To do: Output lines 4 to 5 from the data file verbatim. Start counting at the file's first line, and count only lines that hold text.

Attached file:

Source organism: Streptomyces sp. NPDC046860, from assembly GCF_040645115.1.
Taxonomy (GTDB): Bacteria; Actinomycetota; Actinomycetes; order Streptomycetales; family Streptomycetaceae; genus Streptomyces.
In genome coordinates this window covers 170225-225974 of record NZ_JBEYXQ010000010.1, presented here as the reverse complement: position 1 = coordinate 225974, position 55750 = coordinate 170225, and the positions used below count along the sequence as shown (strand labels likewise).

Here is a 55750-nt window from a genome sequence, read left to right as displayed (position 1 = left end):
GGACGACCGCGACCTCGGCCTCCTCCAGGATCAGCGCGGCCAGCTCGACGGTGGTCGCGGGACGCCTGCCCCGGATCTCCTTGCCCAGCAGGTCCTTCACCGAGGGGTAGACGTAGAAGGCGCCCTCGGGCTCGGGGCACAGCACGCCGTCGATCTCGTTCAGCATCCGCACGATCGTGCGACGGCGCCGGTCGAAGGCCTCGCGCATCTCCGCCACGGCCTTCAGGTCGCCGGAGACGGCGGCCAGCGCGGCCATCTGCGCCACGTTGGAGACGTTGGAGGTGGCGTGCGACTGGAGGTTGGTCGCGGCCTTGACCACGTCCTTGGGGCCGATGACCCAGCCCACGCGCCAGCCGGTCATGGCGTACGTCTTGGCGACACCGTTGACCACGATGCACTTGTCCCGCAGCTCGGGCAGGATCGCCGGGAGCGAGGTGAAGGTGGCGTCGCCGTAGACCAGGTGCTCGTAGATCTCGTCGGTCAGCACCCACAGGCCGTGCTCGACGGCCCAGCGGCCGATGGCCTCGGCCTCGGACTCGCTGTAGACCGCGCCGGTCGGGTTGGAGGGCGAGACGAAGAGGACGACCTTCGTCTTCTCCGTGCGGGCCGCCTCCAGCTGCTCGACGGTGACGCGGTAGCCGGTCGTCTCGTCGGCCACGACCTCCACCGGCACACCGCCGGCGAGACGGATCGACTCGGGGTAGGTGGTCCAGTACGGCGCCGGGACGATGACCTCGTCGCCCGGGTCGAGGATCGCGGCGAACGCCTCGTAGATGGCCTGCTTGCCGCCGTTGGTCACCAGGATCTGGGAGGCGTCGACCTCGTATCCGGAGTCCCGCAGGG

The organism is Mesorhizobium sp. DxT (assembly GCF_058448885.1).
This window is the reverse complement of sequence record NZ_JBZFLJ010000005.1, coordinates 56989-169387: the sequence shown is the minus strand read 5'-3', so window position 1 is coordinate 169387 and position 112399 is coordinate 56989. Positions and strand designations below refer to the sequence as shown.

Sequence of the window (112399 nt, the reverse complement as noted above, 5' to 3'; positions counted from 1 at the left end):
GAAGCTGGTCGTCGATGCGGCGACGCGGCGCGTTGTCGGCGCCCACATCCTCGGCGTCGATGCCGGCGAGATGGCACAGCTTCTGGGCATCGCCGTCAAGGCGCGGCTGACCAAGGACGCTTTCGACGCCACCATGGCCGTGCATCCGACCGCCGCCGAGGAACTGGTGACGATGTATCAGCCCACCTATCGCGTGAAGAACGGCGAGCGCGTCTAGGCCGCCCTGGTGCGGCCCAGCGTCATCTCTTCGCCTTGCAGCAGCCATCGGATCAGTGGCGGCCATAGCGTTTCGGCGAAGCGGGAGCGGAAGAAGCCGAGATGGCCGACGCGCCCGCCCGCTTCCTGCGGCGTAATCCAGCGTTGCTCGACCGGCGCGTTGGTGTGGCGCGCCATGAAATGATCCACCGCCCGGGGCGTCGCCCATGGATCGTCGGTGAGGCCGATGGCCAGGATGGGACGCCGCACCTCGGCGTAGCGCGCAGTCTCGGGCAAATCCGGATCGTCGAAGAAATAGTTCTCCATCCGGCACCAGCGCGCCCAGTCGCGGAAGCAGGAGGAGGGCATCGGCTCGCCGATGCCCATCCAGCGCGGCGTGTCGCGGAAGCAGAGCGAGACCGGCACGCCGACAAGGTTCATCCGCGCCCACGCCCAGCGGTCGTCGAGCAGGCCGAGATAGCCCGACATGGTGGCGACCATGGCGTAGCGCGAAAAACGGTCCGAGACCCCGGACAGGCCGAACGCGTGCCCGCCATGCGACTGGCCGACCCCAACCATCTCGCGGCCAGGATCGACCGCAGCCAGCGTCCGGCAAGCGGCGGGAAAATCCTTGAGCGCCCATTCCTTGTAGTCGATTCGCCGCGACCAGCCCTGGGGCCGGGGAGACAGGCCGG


Here is a 55750-nt window from a genome sequence, read left to right as displayed (position 1 = left end):
GGACGACCGCGACCTCGGCCTCCTCCAGGATCAGCGCGGCCAGCTCGACGGTGGTCGCGGGACGCCTGCCCCGGATCTCCTTGCCCAGCAGGTCCTTCACCGAGGGGTAGACGTAGAAGGCGCCCTCGGGCTCGGGGCACAGCACGCCGTCGATCTCGTTCAGCATCCGCACGATCGTGCGACGGCGCCGGTCGAAGGCCTCGCGCATCTCCGCCACGGCCTTCAGGTCGCCGGAGACGGCGGCCAGCGCGGCCATCTGCGCCACGTTGGAGACGTTGGAGGTGGCGTGCGACTGGAGGTTGGTCGCGGCCTTGACCACGTCCTTGGGGCCGATGACCCAGCCCACGCGCCAGCCGGTCATGGCGTACGTCTTGGCGACACCGTTGACCACGATGCACTTGTCCCGCAGCTCGGGCAGGATCGCCGGGAGCGAGGTGAAGGTGGCGTCGCCGTAGACCAGGTGCTCGTAGATCTCGTCGGTCAGCACCCACAGGCCGTGCTCGACGGCCCAGCGGCCGATGGCCTCGGCCTCGGACTCGCTGTAGACCGCGCCGGTCGGGTTGGAGGGCGAGACGAAGAGGACGACCTTCGTCTTCTCCGTGCGGGCCGCCTCCAGCTGCTCGACGGTGACGCGGTAGCCGGTCGTCTCGTCGGCCACGACCTCCACCGGCACACCGCCGGCGAGACGGATCGACTCGGGGTAGGTGGTCCAGTACGGCGCCGGGACGATGACCTCGTCGCCCGGGTCGAGGATCGCGGCGAACGCCTCGTAGATGGCCTGCTTGCCGCCGTTGGTCACCAGGATCTGGGAGGCGTCGACCTCGTATCCGGAGTCCCGCAGGG